Noonie wrote:bliss wrote:No rim around the inside edge means that leaves are flushed out easily without getting caught when rinsing (sweet mother do I dislike trying to get leaves out from under a rim)
I was rinsing today that I use at work. I removed the screen and thought to give her a good rinse before she's away for the weekend. I slid a paper towel up under the rim and wow - there was a lot of tea in there! Not sure how long it was there
I have a different one at home that cleans really easily. That is an often understated factor to consider when buying. You can see why the simple gaiwan is so effective (though I don't use one for sencha).
Chip wrote:Can a Kyusu enthusiast ever feel right w/o a Hokujo Tokoname Kyusu? I don't think so. I had wanted one for years, knew I "needed" one, but kept putting it off til recently ... possibly because despite being very nice, they are always readily available.
A few months back, it was time, Artistic Nippon stocked some of these smaller ones in this interesting burnt orange hue. This one is about 240 ml.
Having used this one extensively, I find it is very user friendly and a cinch to clean due to the wide opening. It also pours perfectly though not as fast as the Koshin. And no dribbles here as it has a special thingy (technically speaking) at the tip of the spout.
This one and the above posted Hoshin share similarities on several fronts, but this is much lighter and more delicate.
I am looking for a nice Hokujo now with Mogake ... the challenge being most are too big.
Chip wrote:I would agree that the Hokujo Tokoname Kyusu are lighter and also thinner walled than many ... but not all. Its lightness never scared me (but I will tell you of the very first light one I picked up at Ito-en NY one day if I did not already) as it just felt so natural in hand.
For what I paid for this Hokujo, it represents a pretty good value, and the Gyokko one (also like yours) is also a very good value for its price.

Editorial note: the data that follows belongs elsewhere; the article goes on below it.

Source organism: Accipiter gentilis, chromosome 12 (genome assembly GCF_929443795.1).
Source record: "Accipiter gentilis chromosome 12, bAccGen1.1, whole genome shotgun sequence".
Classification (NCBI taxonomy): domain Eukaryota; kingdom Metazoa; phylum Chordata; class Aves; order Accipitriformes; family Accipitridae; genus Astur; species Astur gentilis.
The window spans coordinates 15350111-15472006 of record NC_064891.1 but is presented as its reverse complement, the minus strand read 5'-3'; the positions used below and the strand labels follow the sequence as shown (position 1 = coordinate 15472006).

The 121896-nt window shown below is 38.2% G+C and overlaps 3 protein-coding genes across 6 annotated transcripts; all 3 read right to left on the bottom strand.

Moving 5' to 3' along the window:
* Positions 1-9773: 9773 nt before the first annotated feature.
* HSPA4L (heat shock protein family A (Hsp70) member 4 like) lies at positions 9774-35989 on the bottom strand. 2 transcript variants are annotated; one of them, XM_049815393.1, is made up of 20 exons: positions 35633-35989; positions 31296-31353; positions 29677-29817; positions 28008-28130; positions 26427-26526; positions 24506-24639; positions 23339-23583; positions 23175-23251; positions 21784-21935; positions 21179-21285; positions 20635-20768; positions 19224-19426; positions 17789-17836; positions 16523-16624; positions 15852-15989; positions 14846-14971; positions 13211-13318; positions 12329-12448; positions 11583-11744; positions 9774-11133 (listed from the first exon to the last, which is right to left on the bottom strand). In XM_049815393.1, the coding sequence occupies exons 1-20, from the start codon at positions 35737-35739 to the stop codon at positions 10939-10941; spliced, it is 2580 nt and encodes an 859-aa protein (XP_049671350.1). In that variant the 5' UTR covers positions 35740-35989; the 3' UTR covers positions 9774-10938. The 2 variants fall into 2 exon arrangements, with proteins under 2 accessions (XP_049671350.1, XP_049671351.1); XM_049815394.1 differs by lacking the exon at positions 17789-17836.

Why I virtually never reach for the Gyokko kyusu is a mystery to me ... while I have already used the Hokujo likely hundreds of times which is not a mystery to me as it is a wonderful kyusu in every respect.
So, while I do not expect to go out of my way to purchase another Gyokko, I am already plotting another Hokujo or two.
bliss wrote:I'd say my Kobiwako kyusu has a pretty clean pour without any dribbling. If I'm too quick it comes out of the lid of course, but that doesn't really count.
Things that really stood out to me when I got it and used it compared to previous kyusus:
- Simplicity and extremely understated (almost made me worried until I brewed up with it)
- Depressed lid-knob makes for nice ergonomic handling when placing the finger on it, besides general sexiness
- Slightly less than 90 degrees between spout and handle makes for a wonderful introvert pour-experience (!)
- No rim around the inside edge means that leaves are flushed out easily without getting caught when rinsing (sweet mother do I dislike trying to get leaves out from under a rim. I associate it with cutting my fingers on sharp tin-can rims. No likie )
Regarding the clay I've spent too little time with one single sencha to say how the clay affects the brew. I've enjoyed all the sessions with it though. Maybe I should set up an A/B-test with my non-flat porcelain shiboridashi?
My old kyusu is serving as a lovely Hojicha-device nowadays
saxon75 wrote:Can you comment on how the Kobiwako clay affects the tea, Chip?
AdamMY wrote: I dare say it is too small to use on a regular basis. The SO 8 Super Aoi small wans are a perfect size for that kyusu's size. But if I want to use pretty much any other Yunomi I have it fills it less than I am comfortable with. I hate feeling like I am using only 40% of a cup maybe 50% at best on some of these. So I expect to dig it out again in the spring/ summer when it is not so cold that a cup that size would be cold before I could even take a sip.